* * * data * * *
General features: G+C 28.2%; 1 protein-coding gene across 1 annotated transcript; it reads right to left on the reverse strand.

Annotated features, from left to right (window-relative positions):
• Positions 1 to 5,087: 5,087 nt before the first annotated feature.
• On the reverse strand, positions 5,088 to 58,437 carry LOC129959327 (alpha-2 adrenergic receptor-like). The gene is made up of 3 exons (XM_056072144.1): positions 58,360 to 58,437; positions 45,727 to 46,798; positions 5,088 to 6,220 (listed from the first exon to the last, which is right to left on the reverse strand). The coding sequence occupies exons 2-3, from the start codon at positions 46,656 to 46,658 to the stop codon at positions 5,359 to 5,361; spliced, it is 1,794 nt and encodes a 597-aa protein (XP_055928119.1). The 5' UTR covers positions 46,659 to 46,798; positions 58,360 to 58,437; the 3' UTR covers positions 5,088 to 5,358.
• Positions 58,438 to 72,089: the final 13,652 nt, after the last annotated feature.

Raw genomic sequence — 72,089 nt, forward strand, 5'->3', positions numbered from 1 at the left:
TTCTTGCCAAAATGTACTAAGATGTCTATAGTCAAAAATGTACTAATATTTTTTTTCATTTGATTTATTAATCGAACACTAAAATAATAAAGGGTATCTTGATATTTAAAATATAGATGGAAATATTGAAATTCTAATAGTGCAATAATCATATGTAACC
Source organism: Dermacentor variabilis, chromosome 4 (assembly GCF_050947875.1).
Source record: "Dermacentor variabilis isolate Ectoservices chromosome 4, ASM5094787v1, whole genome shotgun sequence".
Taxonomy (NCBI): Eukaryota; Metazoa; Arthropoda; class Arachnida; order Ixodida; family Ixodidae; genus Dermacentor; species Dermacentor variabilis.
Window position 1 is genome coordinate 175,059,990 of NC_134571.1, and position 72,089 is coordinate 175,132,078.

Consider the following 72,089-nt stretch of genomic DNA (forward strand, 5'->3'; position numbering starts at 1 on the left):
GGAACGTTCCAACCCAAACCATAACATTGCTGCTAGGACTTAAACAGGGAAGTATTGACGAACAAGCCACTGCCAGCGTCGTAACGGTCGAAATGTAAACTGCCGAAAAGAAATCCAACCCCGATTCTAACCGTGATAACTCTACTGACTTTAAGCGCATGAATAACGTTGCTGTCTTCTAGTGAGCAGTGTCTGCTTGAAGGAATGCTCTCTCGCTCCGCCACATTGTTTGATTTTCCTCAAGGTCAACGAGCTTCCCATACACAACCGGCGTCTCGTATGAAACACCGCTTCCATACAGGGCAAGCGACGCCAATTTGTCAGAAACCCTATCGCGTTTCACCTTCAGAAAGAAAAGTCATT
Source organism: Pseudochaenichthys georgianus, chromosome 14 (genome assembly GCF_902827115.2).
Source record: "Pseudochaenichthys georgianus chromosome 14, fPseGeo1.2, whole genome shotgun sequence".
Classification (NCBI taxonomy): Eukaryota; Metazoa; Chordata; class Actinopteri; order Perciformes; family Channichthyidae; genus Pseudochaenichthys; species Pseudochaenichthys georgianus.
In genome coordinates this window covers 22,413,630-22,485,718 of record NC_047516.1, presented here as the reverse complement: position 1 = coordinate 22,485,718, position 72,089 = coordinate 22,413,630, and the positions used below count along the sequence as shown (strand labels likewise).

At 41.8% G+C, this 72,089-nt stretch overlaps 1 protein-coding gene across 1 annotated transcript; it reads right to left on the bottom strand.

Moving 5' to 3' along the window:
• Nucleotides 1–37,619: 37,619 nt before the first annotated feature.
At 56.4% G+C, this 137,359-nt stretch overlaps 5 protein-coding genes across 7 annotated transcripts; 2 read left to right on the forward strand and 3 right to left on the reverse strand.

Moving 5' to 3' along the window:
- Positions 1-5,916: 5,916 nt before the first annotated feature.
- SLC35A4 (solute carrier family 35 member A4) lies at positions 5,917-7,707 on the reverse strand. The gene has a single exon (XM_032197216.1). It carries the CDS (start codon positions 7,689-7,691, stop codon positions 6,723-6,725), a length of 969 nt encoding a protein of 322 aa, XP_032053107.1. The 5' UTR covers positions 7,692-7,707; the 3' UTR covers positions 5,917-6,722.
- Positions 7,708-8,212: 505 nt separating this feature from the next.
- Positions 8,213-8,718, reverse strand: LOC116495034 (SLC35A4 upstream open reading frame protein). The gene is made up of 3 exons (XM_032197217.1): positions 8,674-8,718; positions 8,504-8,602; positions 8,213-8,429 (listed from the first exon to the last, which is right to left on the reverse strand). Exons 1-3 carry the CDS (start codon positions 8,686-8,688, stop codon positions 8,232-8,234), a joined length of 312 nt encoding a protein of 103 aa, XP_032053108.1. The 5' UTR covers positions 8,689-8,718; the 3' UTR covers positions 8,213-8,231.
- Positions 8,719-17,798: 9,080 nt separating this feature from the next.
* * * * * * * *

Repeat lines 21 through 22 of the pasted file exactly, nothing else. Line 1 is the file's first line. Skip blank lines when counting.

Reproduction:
At 56.4% G+C, this 137,359-nt stretch overlaps 5 protein-coding genes across 7 annotated transcripts; 2 read left to right on the forward strand and 3 right to left on the reverse strand.

Moving 5' to 3' along the window: